I am a filmmmaker working on post production of my own story about my daughter Olivia and I. Olivia was a sunny little 5 year old girl who just happened to have a rare form of aggressive brain cancer. The day after finishing nine months of treatment, her father, Holger, died suddenly of cardiac arrest playing badminton. A family of five was now a family of four. Olivia, her mother Daphne, 9 year old sister Lilly and 11 year old brother Espen were in shock. In the next years Daphne and her children, doctors and friends gave all they could to help save Olivia but she passed away just after her ninth birthday. It was now a family of three.
Daphne, is traumatized from years of fighting cancer, Holger’s sudden death and Olivia’s slow death. These circumstances motivate her to embark on a unique journey documenting her own exploration of trauma. Daphne is constantly torn between the “trauma world” and the “normal world”, cultural clichés of how she should let go and move on feel forced. Daphne is overwhelmed by not knowing what to do with Olivia’s ashes so she gathers up over 50 of Olivia’s Barbies and starts a road trip from Las Vegas to Zion, Utah, in search of renewed hope and balance. Daphne creates an individual visceral vocabulary of processing loss. Despite confronting so much tragedy, Daphne’s approach to healing becomes more of a beautiful survival story rather than just a painful traumatic memory. The idea of letting go is turned upside down. In the darkest of times comes the brightest of lights.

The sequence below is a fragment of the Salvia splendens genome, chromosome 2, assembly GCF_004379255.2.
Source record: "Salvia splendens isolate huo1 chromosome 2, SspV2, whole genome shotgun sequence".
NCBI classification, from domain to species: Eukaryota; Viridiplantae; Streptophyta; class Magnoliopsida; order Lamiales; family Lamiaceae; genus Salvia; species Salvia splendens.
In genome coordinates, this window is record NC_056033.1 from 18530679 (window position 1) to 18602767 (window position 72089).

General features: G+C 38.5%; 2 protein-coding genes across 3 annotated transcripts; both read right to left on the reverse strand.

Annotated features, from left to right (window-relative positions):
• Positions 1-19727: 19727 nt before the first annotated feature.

We need to get this film out there so we can support parents who have to go though what we did as well as work on the fear in society that surrounds the cancer world. What we are afraid of we tend not to understand. It’s a beautiful film and remarkable journey to the heart of what it means to be alive – equal parts love and loss and grief and joy.